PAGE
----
18 February, 2021

Is COVID fuelling startups or stopping it?

By: Cesilia Faustina

Thanks to COVID-19 many businesses are at a standstill and struggling to make ends meet. It has created multiple challenges for the economy, which is affecting startups all over the world. Over the years, financial analysts and journalists have continuously covered stories of the development of startups. It was seen as a great contributor to the economy for the coming years. In a way, it still is, but startups are also one of the sectors most affected by the pandemic.

According to a survey by Startup Genome, 74 percent of startups had seen their revenues decline since the beginning of the pandemic. Even one of the most popular startups sectors, fintech, has seen decreasing profits due to the pandemic. Funding for fintech has fallen 45 percent compared to Q4 of 2019, according to a report by CB Insights. Startups will need and have taken tighter steps to reduce losses, with big startups like UBER having cut its workforce by 14 percent and other companies taking part in massive layoffs as well. Some have even been forced to shut down and start new businesses.

If we look at it from this perspective, COVID has definitely done more damage for the startup scene than good, however, some startups were actually more profitable during these times. I am talking about education technology and the gaming and streaming sector as examples. These sectors are definitely not short on investments. That said, the majority of startups are struggling, and surely not everybody can go into the streaming sector. This does not mean the startup sector is dead though. What exactly can we expect to see from this new startup environment?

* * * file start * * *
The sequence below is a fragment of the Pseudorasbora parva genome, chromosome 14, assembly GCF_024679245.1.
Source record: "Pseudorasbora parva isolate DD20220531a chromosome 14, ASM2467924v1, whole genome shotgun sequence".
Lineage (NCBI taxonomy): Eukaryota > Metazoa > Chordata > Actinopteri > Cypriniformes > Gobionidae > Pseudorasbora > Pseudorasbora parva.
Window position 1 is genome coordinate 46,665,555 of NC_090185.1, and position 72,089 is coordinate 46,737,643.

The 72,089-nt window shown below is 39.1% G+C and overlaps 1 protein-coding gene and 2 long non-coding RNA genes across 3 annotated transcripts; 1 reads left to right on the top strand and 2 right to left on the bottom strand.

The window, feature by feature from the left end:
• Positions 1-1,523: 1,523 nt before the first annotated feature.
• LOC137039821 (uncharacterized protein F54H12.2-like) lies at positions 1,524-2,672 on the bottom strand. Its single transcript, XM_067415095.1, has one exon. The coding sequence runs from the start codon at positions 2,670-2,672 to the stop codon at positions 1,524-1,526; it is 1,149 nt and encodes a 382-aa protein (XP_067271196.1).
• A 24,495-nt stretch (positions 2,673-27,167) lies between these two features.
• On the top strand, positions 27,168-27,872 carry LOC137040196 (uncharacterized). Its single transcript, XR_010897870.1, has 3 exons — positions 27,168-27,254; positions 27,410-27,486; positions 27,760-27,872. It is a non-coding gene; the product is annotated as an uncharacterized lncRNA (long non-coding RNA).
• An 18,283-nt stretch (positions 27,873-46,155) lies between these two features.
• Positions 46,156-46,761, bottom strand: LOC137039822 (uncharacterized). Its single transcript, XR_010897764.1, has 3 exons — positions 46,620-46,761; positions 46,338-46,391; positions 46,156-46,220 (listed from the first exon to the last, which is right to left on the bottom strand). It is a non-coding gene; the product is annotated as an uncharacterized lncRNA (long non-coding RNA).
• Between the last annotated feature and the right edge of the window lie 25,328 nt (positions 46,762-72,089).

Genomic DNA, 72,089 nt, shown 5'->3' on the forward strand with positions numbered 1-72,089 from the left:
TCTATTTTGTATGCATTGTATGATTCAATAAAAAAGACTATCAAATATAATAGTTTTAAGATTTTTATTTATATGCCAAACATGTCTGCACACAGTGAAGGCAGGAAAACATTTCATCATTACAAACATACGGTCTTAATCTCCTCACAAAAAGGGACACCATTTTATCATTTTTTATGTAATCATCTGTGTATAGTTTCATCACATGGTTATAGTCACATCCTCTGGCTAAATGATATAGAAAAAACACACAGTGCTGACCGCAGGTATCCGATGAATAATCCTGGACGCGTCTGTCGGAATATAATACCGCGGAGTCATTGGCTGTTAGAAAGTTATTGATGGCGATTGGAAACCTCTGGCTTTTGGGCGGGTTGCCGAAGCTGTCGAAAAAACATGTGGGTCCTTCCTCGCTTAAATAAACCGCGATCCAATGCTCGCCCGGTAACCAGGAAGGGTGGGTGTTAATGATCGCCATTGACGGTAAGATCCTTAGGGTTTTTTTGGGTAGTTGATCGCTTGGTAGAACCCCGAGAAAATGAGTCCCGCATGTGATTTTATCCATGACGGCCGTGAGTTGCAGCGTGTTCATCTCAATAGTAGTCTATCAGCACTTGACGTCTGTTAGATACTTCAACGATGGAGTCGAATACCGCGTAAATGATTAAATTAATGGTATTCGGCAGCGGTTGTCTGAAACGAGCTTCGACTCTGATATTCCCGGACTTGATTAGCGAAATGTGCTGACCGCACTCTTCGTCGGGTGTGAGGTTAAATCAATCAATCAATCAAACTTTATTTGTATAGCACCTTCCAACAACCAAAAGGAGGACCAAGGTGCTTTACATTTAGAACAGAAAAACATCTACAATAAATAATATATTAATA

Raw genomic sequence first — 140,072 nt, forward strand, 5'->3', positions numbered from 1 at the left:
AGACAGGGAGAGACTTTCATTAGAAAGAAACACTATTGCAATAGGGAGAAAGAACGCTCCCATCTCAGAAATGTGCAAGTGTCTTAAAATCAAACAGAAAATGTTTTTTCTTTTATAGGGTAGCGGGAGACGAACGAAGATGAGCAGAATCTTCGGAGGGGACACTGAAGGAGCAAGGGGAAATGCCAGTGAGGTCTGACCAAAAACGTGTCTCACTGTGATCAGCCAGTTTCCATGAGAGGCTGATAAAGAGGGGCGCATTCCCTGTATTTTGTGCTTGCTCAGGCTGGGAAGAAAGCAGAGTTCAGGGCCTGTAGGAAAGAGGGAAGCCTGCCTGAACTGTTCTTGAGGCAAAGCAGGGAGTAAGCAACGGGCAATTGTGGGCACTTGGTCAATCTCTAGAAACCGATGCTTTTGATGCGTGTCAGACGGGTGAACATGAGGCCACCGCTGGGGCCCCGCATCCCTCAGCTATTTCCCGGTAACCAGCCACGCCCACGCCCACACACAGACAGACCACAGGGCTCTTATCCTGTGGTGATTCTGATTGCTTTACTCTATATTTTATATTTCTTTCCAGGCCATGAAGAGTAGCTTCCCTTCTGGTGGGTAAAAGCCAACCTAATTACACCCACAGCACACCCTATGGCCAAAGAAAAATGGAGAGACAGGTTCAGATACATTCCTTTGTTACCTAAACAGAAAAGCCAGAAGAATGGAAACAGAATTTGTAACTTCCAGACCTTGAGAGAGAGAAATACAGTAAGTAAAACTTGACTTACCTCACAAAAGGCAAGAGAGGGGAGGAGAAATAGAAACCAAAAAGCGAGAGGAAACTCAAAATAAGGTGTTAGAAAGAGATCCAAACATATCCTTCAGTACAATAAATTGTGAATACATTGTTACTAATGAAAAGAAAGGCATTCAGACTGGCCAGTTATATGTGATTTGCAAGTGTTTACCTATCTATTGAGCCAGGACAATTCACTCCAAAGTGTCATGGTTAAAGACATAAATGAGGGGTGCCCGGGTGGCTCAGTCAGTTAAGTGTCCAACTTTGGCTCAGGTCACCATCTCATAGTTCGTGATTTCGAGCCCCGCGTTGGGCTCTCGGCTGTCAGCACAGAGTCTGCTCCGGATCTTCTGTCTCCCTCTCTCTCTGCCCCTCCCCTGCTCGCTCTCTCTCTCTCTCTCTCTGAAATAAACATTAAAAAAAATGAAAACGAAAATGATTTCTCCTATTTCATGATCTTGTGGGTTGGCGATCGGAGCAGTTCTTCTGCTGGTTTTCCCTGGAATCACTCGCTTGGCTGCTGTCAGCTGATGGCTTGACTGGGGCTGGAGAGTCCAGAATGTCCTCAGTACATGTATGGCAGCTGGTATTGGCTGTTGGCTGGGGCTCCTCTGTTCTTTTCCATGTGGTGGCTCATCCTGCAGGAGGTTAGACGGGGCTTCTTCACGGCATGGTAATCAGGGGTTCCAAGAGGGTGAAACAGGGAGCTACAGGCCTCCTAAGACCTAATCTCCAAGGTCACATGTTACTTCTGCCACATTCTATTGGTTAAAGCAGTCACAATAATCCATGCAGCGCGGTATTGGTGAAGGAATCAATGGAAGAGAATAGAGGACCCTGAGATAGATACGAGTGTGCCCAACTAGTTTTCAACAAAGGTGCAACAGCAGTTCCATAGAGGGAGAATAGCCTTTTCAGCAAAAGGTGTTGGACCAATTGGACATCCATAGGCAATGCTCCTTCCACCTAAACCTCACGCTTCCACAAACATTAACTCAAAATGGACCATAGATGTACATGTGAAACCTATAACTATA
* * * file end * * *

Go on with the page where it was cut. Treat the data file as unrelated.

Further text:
Limited venture capital

As COVID-19 took a big bite of the startup sector, it has reduced funding and investments for many businesses. As mentioned earlier, this has resulted in many businesses either shutting down or cutting their workforce. Yes, this is a major blow to the sector, but again, this does not mean that it’s all over. Investments still exist, it is just more limited now. Investors will be more warry about their spending and will likely conduct more intense evaluation when it comes to funding. This means that whatever business one may be running, they need to make sure that it is still profitable in times of COVID or it counts as an essential business during these times.

Entrepreneurs do not have to limit themselves only to popular businesses during the pandemic though, do what you love, just make sure it survives. If one can present a strong argument and contingency plan, one that supports the current economic climate and future expectations, then there’s no reason why such startups would not be valuable.

Due to the limited availability of funding though, it is also smart to think about different means of gaining funding and focus more on retaining existing funds the business can capitalize on.

Government schemes

Governments have also tried to help the startup sector. Many have offered rescue packages, like in France making available €4 billion and Germany €2 billion rescue packages available to startups. Other countries like India, Australia, and South-East Asian nations all have their own versions of government support schemes.